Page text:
'Is it said:
"That which is life is that which is body."
or
"One thing is life another thing is body."'?"

 


 

[59.][pts] And again, friends, deeper than that, a bhikkhu,
settled in heart,
pure, utterly clear, sterile, without impurities,
being maliable, workable, standing still,
bears down on, bends-down his heart to
various magic powers.

He brings into being not one, but manifold forms of magic power.

Being one, he becomes many,
being many, he becomes one,
manifest here, transported beyond notice,[28]
transported through walls,
transported through fortifications unsticking,
he goes whithersoever as if in space,
he goes down into and emerges from the earth as if in water,
he goes on water without sinking as if on earth,
he goes cross-legged through space like a bird on the wing.

He this very moon and sun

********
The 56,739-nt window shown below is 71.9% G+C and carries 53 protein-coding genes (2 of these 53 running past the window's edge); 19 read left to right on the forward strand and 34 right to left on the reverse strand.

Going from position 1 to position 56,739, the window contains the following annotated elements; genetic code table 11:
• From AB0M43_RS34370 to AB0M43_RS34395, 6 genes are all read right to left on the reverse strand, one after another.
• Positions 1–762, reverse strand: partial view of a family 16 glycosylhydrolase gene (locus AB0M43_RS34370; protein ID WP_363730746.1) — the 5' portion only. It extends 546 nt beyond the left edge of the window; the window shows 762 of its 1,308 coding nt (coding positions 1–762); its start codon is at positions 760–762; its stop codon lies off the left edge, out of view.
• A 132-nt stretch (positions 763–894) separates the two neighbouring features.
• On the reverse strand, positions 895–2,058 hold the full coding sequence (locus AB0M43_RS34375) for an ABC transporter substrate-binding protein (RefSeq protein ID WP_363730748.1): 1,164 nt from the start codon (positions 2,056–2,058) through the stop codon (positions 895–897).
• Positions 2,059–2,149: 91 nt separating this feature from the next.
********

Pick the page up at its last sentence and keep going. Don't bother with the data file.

beings of such great power,
greater than life
does he touch and fondle,
even in this very body he turns up in the Brahma World.

[60.][pts] In the same way, friends,
as the potter or the potter's skillful apprentice
could make any shape of vessel that he wished to
from a well prepared lump Of clay,

And again, in the same way
as the ivory-carver or the ivory-carver's skillful apprentice
could carve any kind of ivory-vessel that he wished to
from a well-prepared piece of ivory,

And again, in the same way
as the goldsmith or the goldsmith's skillful apprentice
could form any kind of gold vessel that he wished to
from a well-prepared lump of gold,

Even so, friends, a bhikkhu,
settled in heart,
pure, utterly clear, sterile, without impurities,
being maliable, workable, standing still,
bears down on, bends-down his heart to
various magic powers.

He brings into being not one, but manifold forms of magic power.

Being one, he becomes many,
being many, he becomes one,
manifest here, transported beyond notice,
transported through walls,
transported through fortifications unsticking,
he goes whithersoever as if in space,
he goes down into and emerges from the earth as if in water,
he goes on water without sinking as if on earth,
he goes cross-legged through space like a bird on the wing.

He this very moon and sun
beings of such great power,
greater than life,
does he touch and fondle,
even in this very body he turns up in the Brahma World.